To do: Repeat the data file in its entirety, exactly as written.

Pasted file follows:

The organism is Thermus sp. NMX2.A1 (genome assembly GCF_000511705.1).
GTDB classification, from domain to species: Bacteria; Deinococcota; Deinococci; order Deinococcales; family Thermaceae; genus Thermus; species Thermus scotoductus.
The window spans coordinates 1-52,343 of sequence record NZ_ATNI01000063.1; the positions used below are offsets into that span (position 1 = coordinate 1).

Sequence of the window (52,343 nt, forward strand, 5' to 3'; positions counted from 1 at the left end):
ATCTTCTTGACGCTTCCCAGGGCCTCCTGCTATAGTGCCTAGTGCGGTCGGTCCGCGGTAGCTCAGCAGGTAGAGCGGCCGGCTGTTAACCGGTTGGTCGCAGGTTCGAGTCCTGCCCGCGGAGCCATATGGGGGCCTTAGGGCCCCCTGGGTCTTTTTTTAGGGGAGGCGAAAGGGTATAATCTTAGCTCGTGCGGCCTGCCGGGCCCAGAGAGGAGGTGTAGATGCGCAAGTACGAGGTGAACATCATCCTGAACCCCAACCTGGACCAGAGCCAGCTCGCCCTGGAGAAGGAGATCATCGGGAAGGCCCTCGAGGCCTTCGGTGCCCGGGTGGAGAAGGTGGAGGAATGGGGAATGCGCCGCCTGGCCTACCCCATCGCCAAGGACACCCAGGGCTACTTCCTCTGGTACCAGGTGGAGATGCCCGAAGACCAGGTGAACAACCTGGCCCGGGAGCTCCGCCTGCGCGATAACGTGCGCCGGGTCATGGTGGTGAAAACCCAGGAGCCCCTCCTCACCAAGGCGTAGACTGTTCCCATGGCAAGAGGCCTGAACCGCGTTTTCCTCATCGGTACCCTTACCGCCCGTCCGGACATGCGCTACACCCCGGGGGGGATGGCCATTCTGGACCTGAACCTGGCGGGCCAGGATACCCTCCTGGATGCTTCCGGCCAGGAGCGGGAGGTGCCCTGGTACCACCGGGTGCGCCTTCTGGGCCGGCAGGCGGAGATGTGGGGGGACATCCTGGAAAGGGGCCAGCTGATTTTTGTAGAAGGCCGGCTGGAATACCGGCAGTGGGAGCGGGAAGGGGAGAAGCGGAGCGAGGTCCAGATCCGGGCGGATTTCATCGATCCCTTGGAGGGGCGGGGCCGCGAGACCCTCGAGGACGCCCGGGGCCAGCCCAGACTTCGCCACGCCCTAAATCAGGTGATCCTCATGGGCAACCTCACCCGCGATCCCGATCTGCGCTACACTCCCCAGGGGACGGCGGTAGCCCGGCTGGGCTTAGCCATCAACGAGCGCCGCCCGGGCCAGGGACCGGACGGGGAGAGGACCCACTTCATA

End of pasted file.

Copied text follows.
The organism is Thermus sp. NMX2.A1 (genome assembly GCF_000511705.1).
GTDB classification, from domain to species: Bacteria; Deinococcota; Deinococci; order Deinococcales; family Thermaceae; genus Thermus; species Thermus scotoductus.
The window spans coordinates 1-52,343 of sequence record NZ_ATNI01000063.1; the positions used below are offsets into that span (position 1 = coordinate 1).

Sequence of the window (52,343 nt, forward strand, 5' to 3'; positions counted from 1 at the left end):
ATCTTCTTGACGCTTCCCAGGGCCTCCTGCTATAGTGCCTAGTGCGGTCGGTCCGCGGTAGCTCAGCAGGTAGAGCGGCCGGCTGTTAACCGGTTGGTCGCAGGTTCGAGTCCTGCCCGCGGAGCCATATGGGGGCCTTAGGGCCCCCTGGGTCTTTTTTTAGGGGAGGCGAAAGGGTATAATCTTAGCTCGTGCGGCCTGCCGGGCCCAGAGAGGAGGTGTAGATGCGCAAGTACGAGGTGAACATCATCCTGAACCCCAACCTGGACCAGAGCCAGCTCGCCCTGGAGAAGGAGATCATCGGGAAGGCCCTCGAGGCCTTCGGTGCCCGGGTGGAGAAGGTGGAGGAATGGGGAATGCGCCGCCTGGCCTACCCCATCGCCAAGGACACCCAGGGCTACTTCCTCTGGTACCAGGTGGAGATGCCCGAAGACCAGGTGAACAACCTGGCCCGGGAGCTCCGCCTGCGCGATAACGTGCGCCGGGTCATGGTGGTGAAAACCCAGGAGCCCCTCCTCACCAAGGCGTAGACTGTTCCCATGGCAAGAGGCCTGAACCGCGTTTTCCTCATCGGTACCCTTACCGCCCGTCCGGACATGCGCTACACCCCGGGGGGGATGGCCATTCTGGACCTGAACCTGGCGGGCCAGGATACCCTCCTGGATGCTTCCGGCCAGGAGCGGGAGGTGCCCTGGTACCACCGGGTGCGCCTTCTGGGCCGGCAGGCGGAGATGTGGGGGGACATCCTGGAAAGGGGCCAGCTGATTTTTGTAGAAGGCCGGCTGGAATACCGGCAGTGGGAGCGGGAAGGGGAGAAGCGGAGCGAGGTCCAGATCCGGGCGGATTTCATCGATCCCTTGGAGGGGCGGGGCCGCGAGACCCTCGAGGACGCCCGGGGCCAGCCCAGACTTCGCCACGCCCTAAATCAGGTGATCCTCATGGGCAACCTCACCCGCGATCCCGATCTGCGCTACACTCCCCAGGGGACGGCGGTAGCCCGGCTGGGCTTAGCCATCAACGAGCGCCGCCCGGGCCAGGGACCGGACGGGGAGAGGACCCACTTCATA